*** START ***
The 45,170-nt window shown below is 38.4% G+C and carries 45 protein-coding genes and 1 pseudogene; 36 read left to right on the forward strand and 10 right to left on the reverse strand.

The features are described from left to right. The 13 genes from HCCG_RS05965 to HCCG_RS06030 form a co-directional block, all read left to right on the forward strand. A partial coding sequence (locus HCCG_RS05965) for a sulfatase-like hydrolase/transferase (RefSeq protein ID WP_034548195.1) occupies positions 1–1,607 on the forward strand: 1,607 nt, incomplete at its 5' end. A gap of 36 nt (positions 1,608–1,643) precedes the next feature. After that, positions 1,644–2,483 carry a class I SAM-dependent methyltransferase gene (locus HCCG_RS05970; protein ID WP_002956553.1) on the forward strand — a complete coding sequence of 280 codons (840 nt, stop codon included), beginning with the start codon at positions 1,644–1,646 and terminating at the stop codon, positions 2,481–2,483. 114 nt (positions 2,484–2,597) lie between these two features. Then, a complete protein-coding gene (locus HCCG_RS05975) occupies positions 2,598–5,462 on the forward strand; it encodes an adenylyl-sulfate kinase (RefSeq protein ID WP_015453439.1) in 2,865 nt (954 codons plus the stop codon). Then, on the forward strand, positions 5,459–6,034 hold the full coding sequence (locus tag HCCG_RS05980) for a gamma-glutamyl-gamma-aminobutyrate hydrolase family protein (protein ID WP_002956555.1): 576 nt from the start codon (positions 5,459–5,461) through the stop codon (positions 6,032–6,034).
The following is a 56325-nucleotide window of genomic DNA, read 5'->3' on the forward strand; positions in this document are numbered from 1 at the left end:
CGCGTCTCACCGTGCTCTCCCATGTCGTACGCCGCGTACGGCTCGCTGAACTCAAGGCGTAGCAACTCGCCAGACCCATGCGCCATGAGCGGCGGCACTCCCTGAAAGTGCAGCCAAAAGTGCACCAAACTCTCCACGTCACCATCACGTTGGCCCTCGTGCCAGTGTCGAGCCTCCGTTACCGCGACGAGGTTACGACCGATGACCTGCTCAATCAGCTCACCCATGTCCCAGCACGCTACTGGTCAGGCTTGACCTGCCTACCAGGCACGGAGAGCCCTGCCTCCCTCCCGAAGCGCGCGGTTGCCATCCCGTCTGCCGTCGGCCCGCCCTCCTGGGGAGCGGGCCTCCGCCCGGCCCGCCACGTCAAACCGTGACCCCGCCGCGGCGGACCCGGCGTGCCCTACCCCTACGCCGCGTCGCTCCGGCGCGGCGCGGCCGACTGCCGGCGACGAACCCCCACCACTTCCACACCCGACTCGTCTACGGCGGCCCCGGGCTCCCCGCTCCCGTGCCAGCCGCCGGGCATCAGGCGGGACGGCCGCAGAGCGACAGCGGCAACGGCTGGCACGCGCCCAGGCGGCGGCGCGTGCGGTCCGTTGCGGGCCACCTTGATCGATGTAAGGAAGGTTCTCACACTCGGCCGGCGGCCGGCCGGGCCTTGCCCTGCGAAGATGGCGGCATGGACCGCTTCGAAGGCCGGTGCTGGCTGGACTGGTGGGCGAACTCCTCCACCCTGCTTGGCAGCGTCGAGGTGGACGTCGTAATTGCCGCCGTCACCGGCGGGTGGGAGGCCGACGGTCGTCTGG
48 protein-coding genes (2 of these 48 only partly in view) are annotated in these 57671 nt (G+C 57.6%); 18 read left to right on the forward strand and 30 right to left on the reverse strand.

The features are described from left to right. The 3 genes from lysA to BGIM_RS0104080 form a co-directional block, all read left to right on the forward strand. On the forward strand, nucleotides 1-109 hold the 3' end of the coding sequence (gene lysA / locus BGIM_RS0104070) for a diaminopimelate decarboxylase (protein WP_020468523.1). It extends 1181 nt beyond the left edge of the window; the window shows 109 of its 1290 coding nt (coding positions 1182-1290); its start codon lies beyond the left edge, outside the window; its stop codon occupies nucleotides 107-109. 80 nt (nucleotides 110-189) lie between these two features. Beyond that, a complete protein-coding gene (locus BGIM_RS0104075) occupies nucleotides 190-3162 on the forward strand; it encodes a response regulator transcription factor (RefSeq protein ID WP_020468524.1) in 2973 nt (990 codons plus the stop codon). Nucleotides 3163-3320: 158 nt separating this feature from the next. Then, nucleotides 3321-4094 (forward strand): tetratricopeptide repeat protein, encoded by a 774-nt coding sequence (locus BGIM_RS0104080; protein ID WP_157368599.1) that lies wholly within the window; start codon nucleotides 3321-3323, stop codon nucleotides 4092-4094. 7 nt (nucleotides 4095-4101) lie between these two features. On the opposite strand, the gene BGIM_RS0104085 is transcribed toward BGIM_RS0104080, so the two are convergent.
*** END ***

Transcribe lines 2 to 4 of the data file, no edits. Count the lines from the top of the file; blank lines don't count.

The features are described from left to right. The 13 genes from HCCG_RS05965 to HCCG_RS06030 form a co-directional block, all read left to right on the forward strand. A partial coding sequence (locus HCCG_RS05965) for a sulfatase-like hydrolase/transferase (RefSeq protein ID WP_034548195.1) occupies positions 1–1,607 on the forward strand: 1,607 nt, incomplete at its 5' end. A gap of 36 nt (positions 1,608–1,643) precedes the next feature. After that, positions 1,644–2,483 carry a class I SAM-dependent methyltransferase gene (locus HCCG_RS05970; protein ID WP_002956553.1) on the forward strand — a complete coding sequence of 280 codons (840 nt, stop codon included), beginning with the start codon at positions 1,644–1,646 and terminating at the stop codon, positions 2,481–2,483. 114 nt (positions 2,484–2,597) lie between these two features. Then, a complete protein-coding gene (locus HCCG_RS05975) occupies positions 2,598–5,462 on the forward strand; it encodes an adenylyl-sulfate kinase (RefSeq protein ID WP_015453439.1) in 2,865 nt (954 codons plus the stop codon). Then, on the forward strand, positions 5,459–6,034 hold the full coding sequence (locus tag HCCG_RS05980) for a gamma-glutamyl-gamma-aminobutyrate hydrolase family protein (protein ID WP_002956555.1): 576 nt from the start codon (positions 5,459–5,461) through the stop codon (positions 6,032–6,034).
The following is a 56325-nucleotide window of genomic DNA, read 5'->3' on the forward strand; positions in this document are numbered from 1 at the left end:
CGCGTCTCACCGTGCTCTCCCATGTCGTACGCCGCGTACGGCTCGCTGAACTCAAGGCGTAGCAACTCGCCAGACCCATGCGCCATGAGCGGCGGCACTCCCTGAAAGTGCAGCCAAAAGTGCACCAAACTCTCCACGTCACCATCACGTTGGCCCTCGTGCCAGTGTCGAGCCTCCGTTACCGCGACGAGGTTACGACCGATGACCTGCTCAATCAGCTCACCCATGTCCCAGCACGCTACTGGTCAGGCTTGACCTGCCTACCAGGCACGGAGAGCCCTGCCTCCCTCCCGAAGCGCGCGGTTGCCATCCCGTCTGCCGTCGGCCCGCCCTCCTGGGGAGCGGGCCTCCGCCCGGCCCGCCACGTCAAACCGTGACCCCGCCGCGGCGGACCCGGCGTGCCCTACCCCTACGCCGCGTCGCTCCGGCGCGGCGCGGCCGACTGCCGGCGACGAACCCCCACCACTTCCACACCCGACTCGTCTACGGCGGCCCCGGGCTCCCCGCTCCCGTGCCAGCCGCCGGGCATCAGGCGGGACGGCCGCAGAGCGACAGCGGCAACGGCTGGCACGCGCCCAGGCGGCGGCGCGTGCGGTCCGTTGCGGGCCACCTTGATCGATGTAAGGAAGGTTCTCACACTCGGCCGGCGGCCGGCCGGGCCTTGCCCTGCGAAGATGGCGGCATGGACCGCTTCGAAGGCCGGTGCTGGCTGGACTGGTGGGCGAACTCCTCCACCCTGCTTGGCAGCGTCGAGGTGGACGTCGTAATTGCCGCCGTCACCGGCGGGTGGGAGGCCGACGGTCGTCTGG